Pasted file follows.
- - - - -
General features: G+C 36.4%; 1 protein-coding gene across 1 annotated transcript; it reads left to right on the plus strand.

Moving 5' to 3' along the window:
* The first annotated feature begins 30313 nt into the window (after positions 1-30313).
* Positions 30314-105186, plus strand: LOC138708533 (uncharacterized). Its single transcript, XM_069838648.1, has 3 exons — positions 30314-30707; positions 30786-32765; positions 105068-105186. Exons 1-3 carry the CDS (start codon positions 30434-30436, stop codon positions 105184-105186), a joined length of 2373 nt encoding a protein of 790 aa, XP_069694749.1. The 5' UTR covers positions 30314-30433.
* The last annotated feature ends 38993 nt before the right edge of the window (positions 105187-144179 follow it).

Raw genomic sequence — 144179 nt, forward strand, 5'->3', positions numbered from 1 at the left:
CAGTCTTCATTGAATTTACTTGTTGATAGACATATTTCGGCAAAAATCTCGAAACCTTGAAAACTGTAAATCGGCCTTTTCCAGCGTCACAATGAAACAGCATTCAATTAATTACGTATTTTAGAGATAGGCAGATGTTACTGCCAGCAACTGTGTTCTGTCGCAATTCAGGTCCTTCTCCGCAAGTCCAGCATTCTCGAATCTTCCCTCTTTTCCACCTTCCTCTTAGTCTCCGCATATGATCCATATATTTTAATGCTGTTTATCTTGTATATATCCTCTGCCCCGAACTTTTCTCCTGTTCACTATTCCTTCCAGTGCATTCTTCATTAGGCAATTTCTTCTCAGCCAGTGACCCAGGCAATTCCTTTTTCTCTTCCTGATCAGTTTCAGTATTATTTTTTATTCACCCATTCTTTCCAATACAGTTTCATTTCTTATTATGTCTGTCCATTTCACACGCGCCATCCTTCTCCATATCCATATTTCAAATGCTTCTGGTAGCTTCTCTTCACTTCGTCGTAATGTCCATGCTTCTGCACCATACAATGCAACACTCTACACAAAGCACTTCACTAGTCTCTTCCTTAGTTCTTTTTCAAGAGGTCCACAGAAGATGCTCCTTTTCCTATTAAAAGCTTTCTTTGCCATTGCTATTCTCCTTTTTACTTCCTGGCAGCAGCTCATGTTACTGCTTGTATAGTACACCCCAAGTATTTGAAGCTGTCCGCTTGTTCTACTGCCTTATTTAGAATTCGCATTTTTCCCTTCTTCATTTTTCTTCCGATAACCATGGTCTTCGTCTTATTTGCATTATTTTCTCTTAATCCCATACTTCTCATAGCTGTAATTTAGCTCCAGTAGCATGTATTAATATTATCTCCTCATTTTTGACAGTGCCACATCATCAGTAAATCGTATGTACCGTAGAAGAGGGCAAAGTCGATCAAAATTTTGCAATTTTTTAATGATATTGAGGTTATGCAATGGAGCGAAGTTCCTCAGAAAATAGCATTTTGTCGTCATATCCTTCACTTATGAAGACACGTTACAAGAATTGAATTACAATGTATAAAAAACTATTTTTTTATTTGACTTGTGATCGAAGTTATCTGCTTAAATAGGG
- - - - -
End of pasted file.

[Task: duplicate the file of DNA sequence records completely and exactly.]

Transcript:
General features: G+C 36.4%; 1 protein-coding gene across 1 annotated transcript; it reads left to right on the plus strand.

Moving 5' to 3' along the window:
* The first annotated feature begins 30313 nt into the window (after positions 1-30313).
* Positions 30314-105186, plus strand: LOC138708533 (uncharacterized). Its single transcript, XM_069838648.1, has 3 exons — positions 30314-30707; positions 30786-32765; positions 105068-105186. Exons 1-3 carry the CDS (start codon positions 30434-30436, stop codon positions 105184-105186), a joined length of 2373 nt encoding a protein of 790 aa, XP_069694749.1. The 5' UTR covers positions 30314-30433.
* The last annotated feature ends 38993 nt before the right edge of the window (positions 105187-144179 follow it).

Raw genomic sequence — 144179 nt, forward strand, 5'->3', positions numbered from 1 at the left:
CAGTCTTCATTGAATTTACTTGTTGATAGACATATTTCGGCAAAAATCTCGAAACCTTGAAAACTGTAAATCGGCCTTTTCCAGCGTCACAATGAAACAGCATTCAATTAATTACGTATTTTAGAGATAGGCAGATGTTACTGCCAGCAACTGTGTTCTGTCGCAATTCAGGTCCTTCTCCGCAAGTCCAGCATTCTCGAATCTTCCCTCTTTTCCACCTTCCTCTTAGTCTCCGCATATGATCCATATATTTTAATGCTGTTTATCTTGTATATATCCTCTGCCCCGAACTTTTCTCCTGTTCACTATTCCTTCCAGTGCATTCTTCATTAGGCAATTTCTTCTCAGCCAGTGACCCAGGCAATTCCTTTTTCTCTTCCTGATCAGTTTCAGTATTATTTTTTATTCACCCATTCTTTCCAATACAGTTTCATTTCTTATTATGTCTGTCCATTTCACACGCGCCATCCTTCTCCATATCCATATTTCAAATGCTTCTGGTAGCTTCTCTTCACTTCGTCGTAATGTCCATGCTTCTGCACCATACAATGCAACACTCTACACAAAGCACTTCACTAGTCTCTTCCTTAGTTCTTTTTCAAGAGGTCCACAGAAGATGCTCCTTTTCCTATTAAAAGCTTTCTTTGCCATTGCTATTCTCCTTTTTACTTCCTGGCAGCAGCTCATGTTACTGCTTGTATAGTACACCCCAAGTATTTGAAGCTGTCCGCTTGTTCTACTGCCTTATTTAGAATTCGCATTTTTCCCTTCTTCATTTTTCTTCCGATAACCATGGTCTTCGTCTTATTTGCATTATTTTCTCTTAATCCCATACTTCTCATAGCTGTAATTTAGCTCCAGTAGCATGTATTAATATTATCTCCTCATTTTTGACAGTGCCACATCATCAGTAAATCGTATGTACCGTAGAAGAGGGCAAAGTCGATCAAAATTTTGCAATTTTTTAATGATATTGAGGTTATGCAATGGAGCGAAGTTCCTCAGAAAATAGCATTTTGTCGTCATATCCTTCACTTATGAAGACACGTTACAAGAATTGAATTACAATGTATAAAAAACTATTTTTTTATTTGACTTGTGATCGAAGTTATCTGCTTAAATAGGG